The beach looked so attractive, but we knew: at high tide it would hide under water, so we hid our belongings deep into the jungles. After a while our camp looked settled: tents, an awning for the equipment, a stove, flasks with water, boxes with food. I asked if there were any poisonous or dangerous animals. Esnie said that it was safe on land, but there could be some stingrays and reef stonefish underwater, so one should be careful and wear shoes while entering the water.
Having taken a machete, I went to bring some woods. It was quite a problem to get them as trunks of palm trees turned out to be empty inside; liana was not suitable for making fire as well. But having gone a bit further into the lagoon I found a good dry bush and chopped some woods. In the meanwhile the tide rose and I had to walk through the flooded beach.
I created the fire and we had lunch. The night fell very quickly. The moon appeared. A luxurious yacht moored not far from our island, in the darkness I could see its masts illuminated. That would be foolish to hide in a tent at such a beautiful sight, I thought, and decided to hang a hammock between the trees so that I could enjoy the view.
Edie worried about my decision: “Sergey, you shouldn't sleep without a tent in jungles. At night carbon dioxide goes down from trees. You definitely need a tent”. But I assured him that I would go to a tent as soon as I feel something wrong. Having made sure that I was alive after my first night without a tent, he felt easier. Esnie, in her turn, started to call me “Jungleman Sergey”.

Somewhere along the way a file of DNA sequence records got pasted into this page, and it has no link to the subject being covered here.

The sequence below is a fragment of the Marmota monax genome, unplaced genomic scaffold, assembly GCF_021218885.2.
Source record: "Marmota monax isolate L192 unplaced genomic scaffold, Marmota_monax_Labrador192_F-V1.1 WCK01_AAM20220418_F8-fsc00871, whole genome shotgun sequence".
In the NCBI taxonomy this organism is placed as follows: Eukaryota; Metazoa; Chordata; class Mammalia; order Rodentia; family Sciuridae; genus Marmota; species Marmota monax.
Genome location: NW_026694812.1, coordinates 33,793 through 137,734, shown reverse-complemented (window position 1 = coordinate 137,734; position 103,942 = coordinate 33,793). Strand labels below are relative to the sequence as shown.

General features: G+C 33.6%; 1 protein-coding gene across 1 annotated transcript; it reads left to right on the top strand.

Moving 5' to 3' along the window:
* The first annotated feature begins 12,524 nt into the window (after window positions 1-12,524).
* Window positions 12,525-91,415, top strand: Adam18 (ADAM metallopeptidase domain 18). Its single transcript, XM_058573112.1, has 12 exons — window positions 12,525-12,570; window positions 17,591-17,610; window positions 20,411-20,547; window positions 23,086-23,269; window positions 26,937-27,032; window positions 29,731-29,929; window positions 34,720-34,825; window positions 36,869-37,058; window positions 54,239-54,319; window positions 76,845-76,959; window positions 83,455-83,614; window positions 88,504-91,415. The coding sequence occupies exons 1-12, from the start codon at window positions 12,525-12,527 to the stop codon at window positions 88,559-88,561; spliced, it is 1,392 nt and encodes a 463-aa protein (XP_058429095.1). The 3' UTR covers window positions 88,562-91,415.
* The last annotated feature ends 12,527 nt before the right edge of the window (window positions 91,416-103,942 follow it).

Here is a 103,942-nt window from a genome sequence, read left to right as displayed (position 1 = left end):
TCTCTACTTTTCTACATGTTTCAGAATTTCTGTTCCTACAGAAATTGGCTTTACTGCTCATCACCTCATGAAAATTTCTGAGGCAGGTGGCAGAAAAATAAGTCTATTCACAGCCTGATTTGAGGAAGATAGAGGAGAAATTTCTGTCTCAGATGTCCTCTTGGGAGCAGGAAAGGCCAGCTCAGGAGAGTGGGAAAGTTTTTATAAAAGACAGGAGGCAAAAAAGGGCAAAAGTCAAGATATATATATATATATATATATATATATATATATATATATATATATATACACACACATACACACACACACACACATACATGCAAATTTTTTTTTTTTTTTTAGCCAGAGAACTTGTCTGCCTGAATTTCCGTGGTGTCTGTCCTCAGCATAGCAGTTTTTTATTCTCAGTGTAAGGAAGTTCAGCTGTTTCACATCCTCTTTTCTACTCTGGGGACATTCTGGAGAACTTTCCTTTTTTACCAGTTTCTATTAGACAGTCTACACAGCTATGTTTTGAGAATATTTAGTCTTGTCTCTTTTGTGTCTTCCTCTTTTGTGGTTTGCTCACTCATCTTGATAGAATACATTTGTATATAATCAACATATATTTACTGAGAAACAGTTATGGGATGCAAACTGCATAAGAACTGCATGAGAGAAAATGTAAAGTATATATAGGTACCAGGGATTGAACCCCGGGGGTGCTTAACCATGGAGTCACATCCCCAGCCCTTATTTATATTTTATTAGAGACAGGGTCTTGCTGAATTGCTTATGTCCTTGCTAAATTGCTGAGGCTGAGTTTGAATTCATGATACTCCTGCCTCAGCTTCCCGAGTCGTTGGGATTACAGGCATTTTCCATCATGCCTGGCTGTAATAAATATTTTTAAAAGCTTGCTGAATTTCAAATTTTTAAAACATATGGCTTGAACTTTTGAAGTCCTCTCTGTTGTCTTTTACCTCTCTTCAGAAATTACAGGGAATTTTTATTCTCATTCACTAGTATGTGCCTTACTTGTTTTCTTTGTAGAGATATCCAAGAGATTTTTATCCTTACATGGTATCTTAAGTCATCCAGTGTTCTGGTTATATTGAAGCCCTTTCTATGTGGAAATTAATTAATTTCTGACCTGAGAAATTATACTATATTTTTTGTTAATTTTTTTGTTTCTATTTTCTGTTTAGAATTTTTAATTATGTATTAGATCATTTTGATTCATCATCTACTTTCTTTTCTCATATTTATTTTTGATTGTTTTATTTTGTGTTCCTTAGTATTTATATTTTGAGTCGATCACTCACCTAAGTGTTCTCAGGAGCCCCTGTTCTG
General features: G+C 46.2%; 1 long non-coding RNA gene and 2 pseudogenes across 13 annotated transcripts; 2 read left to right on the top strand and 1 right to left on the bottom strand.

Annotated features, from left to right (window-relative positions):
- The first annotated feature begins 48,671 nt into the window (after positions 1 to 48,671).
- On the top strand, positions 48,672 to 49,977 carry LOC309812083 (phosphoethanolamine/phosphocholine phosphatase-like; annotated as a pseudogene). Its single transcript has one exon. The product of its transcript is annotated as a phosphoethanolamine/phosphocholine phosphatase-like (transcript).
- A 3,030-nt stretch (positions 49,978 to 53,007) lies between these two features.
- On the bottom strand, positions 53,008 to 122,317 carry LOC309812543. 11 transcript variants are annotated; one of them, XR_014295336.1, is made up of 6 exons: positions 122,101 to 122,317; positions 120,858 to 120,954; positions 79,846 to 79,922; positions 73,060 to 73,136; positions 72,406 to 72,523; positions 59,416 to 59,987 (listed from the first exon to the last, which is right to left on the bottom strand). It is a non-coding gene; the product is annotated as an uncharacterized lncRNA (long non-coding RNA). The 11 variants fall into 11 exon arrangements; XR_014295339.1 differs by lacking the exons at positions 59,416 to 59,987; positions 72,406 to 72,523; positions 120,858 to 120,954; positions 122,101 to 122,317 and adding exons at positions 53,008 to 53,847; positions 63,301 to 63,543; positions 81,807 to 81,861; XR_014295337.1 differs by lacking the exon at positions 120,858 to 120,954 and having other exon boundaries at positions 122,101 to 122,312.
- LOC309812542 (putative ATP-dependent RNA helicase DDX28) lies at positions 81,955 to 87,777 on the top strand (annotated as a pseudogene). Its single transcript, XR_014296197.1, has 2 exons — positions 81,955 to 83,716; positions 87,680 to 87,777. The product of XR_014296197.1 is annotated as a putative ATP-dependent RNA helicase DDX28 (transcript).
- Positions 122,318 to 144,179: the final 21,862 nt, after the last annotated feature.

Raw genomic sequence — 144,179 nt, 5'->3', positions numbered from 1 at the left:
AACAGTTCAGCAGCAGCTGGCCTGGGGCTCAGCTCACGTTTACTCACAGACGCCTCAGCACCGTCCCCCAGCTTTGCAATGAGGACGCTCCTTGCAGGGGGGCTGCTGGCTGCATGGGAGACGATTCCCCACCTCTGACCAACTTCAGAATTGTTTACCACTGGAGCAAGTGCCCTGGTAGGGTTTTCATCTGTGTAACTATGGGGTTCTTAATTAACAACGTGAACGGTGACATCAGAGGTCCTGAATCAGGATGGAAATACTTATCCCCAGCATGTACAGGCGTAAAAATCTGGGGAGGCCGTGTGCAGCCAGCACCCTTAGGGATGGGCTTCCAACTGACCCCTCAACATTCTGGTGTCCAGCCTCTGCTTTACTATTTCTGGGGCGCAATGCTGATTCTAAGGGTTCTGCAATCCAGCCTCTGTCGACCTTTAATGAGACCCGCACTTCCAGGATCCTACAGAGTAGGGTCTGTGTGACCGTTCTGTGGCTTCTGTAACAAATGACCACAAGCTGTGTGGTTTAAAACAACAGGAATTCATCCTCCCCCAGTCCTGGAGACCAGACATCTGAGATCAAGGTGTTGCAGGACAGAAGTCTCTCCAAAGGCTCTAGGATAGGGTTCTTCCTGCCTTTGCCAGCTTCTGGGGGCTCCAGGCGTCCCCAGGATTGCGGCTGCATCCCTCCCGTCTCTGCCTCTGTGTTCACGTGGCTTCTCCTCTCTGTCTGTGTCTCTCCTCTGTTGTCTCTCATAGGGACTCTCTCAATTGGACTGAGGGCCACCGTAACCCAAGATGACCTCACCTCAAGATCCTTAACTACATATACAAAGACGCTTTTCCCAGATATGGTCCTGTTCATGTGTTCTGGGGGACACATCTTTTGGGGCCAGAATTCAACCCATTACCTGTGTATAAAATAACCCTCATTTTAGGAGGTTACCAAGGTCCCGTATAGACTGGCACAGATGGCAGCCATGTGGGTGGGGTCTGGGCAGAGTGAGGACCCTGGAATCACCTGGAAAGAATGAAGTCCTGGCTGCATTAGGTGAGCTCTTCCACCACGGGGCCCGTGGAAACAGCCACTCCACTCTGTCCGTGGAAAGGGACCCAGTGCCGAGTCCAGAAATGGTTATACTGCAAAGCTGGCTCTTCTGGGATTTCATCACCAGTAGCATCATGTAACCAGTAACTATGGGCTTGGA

At night the island looks very charming, light breeze blows, myriad of stars together with small lights of plankton gleam in the serf. But I was the one to be attracted by this night romantic sight, the other members of the team usually went to bed soon after sunset, at around 7 o’clock in the evening. As for me, I truly enjoyed sitting in the twilight on the shore.
Humidity and salt were the two essential components of the life on the island. In a couple of days our hair and clothes grew hard with salt, that was why we were happy when it began raining. We were taken aback on our way to a further lagoon where we wanted to take photos. I settled myself on the roof of the boat, the warm drops were picking my face and sweeping away the salt. The boat, being without an anchor, was drifting in between the green hills of islands. As soon as the rain stopped, we completed several panoramas with the help of our drone and returned to our camp.
The main purpose of our expedition was the aerial photography using our drone. But I could not miss an opportunity to climb the mountain myself and see the panorama of Wayag island with my own eyes. The path to jungles was rather wide, so I got ready for an easy walk. But in a half hundred meters I lost my enthusiasm: the road was getting steeper, and I was about to give up. But I could see the sun through the crown, so I kept on ascending and finally reached the top. The view was absolutely breath-taking, I could see the waters of the lagoon shimmering with emerald and blue shades of colour, a yacht in a distance and our boat near the coast. But they looked so tiny! Having taken several photos and examined my scratched ankles, I began to descend. Though I was absent for around two hours, the guys started to get worried. But I was just on time to have lunch!
The next night merits special mention. Just at the time when the life in the camp settled down and all the troubles were supposed to be over, the nature decided to challenge us. At around ten in the evening a thunderstorm burst. I can’t say that it was raining hard, but it was followed by a strong wind blowing the water inside the tents.